Tuesday, October 28, 2008

Young Vietnamese-Americans turn away from GOP

SAN JOSE — For years after Saigon fell to the North Vietnamese in 1975, the tiny contingent of Vietnamese emigres in the United States who chose to join the Democratic Party stayed quiet.

"Many in the Vietnamese community felt Democrats were just too soft on communism and too weak on defense," recalls Minh Steven Dovan, a San Jose attorney who says he rarely told fellow members of the emigre community that he was a registered Democrat. Other emigres say that some Republican Vietnamese went as far as dubbing the Democrats in their midst "communist sympathizers.''

But more than three decades after communist tanks rolled into Saigon, younger Vietnamese-Americans are choosing to vote Democratic, according to a MediaNews computer analysis of nearly 30,000 new South Bay voters. The analysis shows that Vietnamese-Americans aged 30 and younger are registering Democratic rather than Republican by nearly 4 to 1.

"That is really amazing," said Dovan, 57, "particularly when you think of the generational turnaround."

Other Vietnamese emigres say the trend has crystallized in recent years — especially since Illinois Sen. Barack Obama, who is exceedingly popular with youths, began running for president nearly two years ago.

"It's easy to understand," said Loc Vu, a former colonel in the South Vietnamese army who now heads San Jose's IRCC Immigrant Resettlement and Cultural Center. "The young Vietnamese who were born in this Advertisementcountry are the same as the other American kids. They all go to school together. They're open-minded and they're part of the new generation of young voters. They have different ideas than the older Vietnamese."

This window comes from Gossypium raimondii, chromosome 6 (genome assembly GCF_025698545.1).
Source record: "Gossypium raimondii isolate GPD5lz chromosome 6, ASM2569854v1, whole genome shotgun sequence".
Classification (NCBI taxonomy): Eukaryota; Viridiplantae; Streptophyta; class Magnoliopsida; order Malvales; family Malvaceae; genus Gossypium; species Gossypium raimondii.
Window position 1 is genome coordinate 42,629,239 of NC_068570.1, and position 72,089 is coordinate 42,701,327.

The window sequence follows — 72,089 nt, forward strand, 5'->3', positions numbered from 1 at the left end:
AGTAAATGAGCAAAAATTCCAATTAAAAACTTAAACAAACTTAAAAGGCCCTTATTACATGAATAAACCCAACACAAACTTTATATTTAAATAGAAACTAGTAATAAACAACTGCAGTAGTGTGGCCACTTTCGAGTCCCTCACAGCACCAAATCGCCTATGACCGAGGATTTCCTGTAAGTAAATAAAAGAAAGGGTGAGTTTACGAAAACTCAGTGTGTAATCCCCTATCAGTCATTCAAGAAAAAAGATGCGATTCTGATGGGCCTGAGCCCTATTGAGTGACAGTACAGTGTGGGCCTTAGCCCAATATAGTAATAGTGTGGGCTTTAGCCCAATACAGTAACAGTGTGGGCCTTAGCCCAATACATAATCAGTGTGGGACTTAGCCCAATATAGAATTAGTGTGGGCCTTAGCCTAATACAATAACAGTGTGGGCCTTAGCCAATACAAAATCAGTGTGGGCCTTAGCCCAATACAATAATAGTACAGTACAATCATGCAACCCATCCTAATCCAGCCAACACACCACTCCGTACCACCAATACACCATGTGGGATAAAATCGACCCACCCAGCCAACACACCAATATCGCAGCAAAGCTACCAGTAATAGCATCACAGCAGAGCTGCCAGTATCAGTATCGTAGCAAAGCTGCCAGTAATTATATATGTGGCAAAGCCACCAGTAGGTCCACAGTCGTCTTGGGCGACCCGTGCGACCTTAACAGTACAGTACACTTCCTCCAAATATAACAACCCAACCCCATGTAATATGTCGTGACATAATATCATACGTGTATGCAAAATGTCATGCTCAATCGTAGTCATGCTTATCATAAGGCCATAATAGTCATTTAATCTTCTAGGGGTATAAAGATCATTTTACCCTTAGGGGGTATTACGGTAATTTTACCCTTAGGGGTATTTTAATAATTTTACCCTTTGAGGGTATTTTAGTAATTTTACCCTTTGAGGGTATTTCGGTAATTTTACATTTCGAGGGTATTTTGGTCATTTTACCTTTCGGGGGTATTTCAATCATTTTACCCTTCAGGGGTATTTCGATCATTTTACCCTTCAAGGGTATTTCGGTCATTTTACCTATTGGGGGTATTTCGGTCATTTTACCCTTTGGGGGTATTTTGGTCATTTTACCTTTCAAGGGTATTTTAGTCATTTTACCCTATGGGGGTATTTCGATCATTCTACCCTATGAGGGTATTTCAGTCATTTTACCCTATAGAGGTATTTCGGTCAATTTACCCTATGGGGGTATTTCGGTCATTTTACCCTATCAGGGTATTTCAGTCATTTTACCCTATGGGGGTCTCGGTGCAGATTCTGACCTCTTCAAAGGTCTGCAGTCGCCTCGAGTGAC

Like most in his generation, the 75-year-old Vu, currently not registered with any party, plans to vote for Republican John McCain.

Because McCain survived years of torture in a North Vietnamese POW camp, many older Vietnamese consider him a hero. Many emigres even see irony in the fact that South Vietnamese military leaders were sent to forced-labor camps for "reeducation'' only two years after McCain was released from the infamous prison camp dubbed the Hanoi Hilton.

"Many South Vietnamese were going into the communist jails,'' Vu said, "as McCain was getting out of one."

Still, "I understand why the young people like Obama," Vu said. "And that's OK."

Hung Duc Lai of San Jose, a former South Vietnamese army captain and longtime general secretary of the Coalition of Nationalist Vietnamese Organizations of Northern California, also understands. He and his wife, Mai, are staunch Republicans, and their two twentysomething daughters are ardent Democrats.

Overall, Vietnamese emigres are still strongly Republican — a fact reflected in a ground-breaking national poll of Asian-Americans released this month by the University of California, Berkeley, and three other major universities.

The poll found that all Asian-American groups with the exception of Vietnamese-Americans supported Obama over McCain. Fifty-one percent of Vietnamese-Americans said they were for McCain; 24 percent were for Obama, with the rest undecided.

But a deeper analysis of the poll show the generational split. Forty-five percent of Vietnamese-American likely voters aged 40 and over told pollsters they were Republicans and 20 percent said they were Democrats, according to researcher Karthick Ramakrishnan of UC-Riverside. But 49 percent of Vietnamese-American likely voters under age 40 identified themselves as Democrats; 16 percent said they were Republicans.